Dick Cheney gave the green light for the interception to commander Anthony Barnes, pictured, who was in direct contact with the vice-president and the Pentagon
A naval commander spoke for the first time about the phone call he made to Vice President Dick Cheney on 9/11 to get the power to shoot down a commercial plane.
On the morning of September 11, 2001, four planes were hijacked by Al-Qaeda militants who used them to overthrow the two towers of the trade center and hit the Pentagon. Flight 93 was the fourth aircraft.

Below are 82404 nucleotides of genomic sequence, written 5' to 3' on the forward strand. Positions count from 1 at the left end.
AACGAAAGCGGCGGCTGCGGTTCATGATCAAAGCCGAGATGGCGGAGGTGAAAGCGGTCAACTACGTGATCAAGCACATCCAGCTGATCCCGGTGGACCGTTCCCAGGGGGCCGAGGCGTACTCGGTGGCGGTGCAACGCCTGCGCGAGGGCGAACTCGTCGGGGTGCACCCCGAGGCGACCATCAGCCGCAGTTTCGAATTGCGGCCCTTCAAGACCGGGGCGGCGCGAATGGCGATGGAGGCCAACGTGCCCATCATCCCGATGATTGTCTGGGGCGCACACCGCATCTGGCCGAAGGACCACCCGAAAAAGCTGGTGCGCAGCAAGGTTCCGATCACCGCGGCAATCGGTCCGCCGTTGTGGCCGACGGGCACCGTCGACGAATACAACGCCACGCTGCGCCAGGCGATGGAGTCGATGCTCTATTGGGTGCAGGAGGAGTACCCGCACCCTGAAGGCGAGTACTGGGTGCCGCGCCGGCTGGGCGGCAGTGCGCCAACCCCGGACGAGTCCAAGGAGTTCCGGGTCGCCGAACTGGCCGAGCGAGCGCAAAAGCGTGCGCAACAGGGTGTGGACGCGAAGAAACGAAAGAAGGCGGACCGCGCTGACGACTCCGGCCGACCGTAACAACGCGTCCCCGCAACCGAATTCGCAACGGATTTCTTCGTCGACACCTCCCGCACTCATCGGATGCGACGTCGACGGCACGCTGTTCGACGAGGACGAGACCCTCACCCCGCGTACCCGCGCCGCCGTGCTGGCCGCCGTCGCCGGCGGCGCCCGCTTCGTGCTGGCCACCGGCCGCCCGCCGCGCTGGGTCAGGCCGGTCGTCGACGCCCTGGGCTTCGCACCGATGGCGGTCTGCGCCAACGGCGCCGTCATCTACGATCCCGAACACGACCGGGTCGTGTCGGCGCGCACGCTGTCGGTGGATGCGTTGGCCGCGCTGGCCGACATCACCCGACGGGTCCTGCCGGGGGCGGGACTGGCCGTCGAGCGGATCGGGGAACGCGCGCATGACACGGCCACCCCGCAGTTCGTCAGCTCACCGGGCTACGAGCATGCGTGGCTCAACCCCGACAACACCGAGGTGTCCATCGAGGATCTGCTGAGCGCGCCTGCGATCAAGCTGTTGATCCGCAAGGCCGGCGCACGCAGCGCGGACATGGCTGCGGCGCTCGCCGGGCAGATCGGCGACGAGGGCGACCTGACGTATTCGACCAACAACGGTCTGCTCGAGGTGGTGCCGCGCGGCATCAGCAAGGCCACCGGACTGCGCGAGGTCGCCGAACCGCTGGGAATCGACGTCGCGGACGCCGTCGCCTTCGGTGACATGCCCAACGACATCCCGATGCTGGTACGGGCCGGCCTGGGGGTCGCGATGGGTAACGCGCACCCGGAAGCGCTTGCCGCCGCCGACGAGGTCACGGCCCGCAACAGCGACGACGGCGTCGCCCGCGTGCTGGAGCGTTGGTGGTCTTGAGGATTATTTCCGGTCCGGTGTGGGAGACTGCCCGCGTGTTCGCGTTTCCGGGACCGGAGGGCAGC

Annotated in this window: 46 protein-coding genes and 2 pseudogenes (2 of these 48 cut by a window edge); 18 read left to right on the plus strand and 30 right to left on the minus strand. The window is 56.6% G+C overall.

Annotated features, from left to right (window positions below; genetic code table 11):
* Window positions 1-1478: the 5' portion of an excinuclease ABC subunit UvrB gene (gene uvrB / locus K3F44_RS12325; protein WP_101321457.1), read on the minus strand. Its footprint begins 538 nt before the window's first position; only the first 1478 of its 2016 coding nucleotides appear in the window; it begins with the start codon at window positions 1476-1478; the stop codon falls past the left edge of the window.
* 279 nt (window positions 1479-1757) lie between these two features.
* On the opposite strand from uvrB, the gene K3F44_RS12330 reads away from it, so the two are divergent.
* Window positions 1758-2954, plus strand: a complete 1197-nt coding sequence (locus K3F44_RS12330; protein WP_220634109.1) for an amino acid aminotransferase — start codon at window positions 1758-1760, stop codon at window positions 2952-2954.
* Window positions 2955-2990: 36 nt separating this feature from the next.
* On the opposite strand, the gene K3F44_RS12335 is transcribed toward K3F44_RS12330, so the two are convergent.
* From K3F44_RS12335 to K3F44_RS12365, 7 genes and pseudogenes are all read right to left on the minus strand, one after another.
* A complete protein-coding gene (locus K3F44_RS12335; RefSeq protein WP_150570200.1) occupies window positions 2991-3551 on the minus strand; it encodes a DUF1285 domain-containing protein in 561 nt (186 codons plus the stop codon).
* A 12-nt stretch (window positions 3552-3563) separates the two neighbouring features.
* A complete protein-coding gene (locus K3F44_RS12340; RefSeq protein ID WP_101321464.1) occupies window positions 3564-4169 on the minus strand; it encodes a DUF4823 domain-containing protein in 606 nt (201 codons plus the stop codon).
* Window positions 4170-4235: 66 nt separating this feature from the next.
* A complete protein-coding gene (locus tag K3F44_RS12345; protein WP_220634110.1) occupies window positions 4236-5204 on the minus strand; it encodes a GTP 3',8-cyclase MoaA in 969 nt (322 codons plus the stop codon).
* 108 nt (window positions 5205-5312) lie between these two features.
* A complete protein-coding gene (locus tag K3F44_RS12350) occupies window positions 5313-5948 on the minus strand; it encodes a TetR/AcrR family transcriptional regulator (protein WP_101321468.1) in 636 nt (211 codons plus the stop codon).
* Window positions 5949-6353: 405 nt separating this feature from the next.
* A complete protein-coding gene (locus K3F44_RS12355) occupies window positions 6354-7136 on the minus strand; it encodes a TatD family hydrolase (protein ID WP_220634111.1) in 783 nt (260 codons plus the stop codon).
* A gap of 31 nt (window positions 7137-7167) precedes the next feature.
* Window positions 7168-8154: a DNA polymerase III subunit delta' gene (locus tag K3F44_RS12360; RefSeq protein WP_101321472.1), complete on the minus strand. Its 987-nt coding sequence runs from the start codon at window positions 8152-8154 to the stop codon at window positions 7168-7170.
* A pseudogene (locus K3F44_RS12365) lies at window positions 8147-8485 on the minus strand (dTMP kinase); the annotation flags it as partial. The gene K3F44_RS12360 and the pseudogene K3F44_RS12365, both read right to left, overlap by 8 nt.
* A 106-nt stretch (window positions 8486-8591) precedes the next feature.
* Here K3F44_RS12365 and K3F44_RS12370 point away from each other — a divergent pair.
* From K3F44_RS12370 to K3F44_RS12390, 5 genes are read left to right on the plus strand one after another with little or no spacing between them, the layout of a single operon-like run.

During the morning's chaos, the only plane in the sky seemed to be a United 757 going directly to the country's capital.
Concerned for the safety of the people on the ground, F-16 hunters were scrambling from Andrews Air Force Base in Maryland on the vice-president's order to take down the plane at all costs, United 93.
Dick Cheney gave the green light for the interception to commander Anthony Barnes, who had direct contact between the vice-president and the Pentagon.
& # 39; Once the plane was hijacked – even though it had a load of passengers on board that was clearly not part of an attempted hijack – given what had happened in New York and the Pentagon, you really had no choice. It was not a close call, & said Vice President Dick Cheney
Vice President Dick Cheney is depicted as the events of September 11 unfold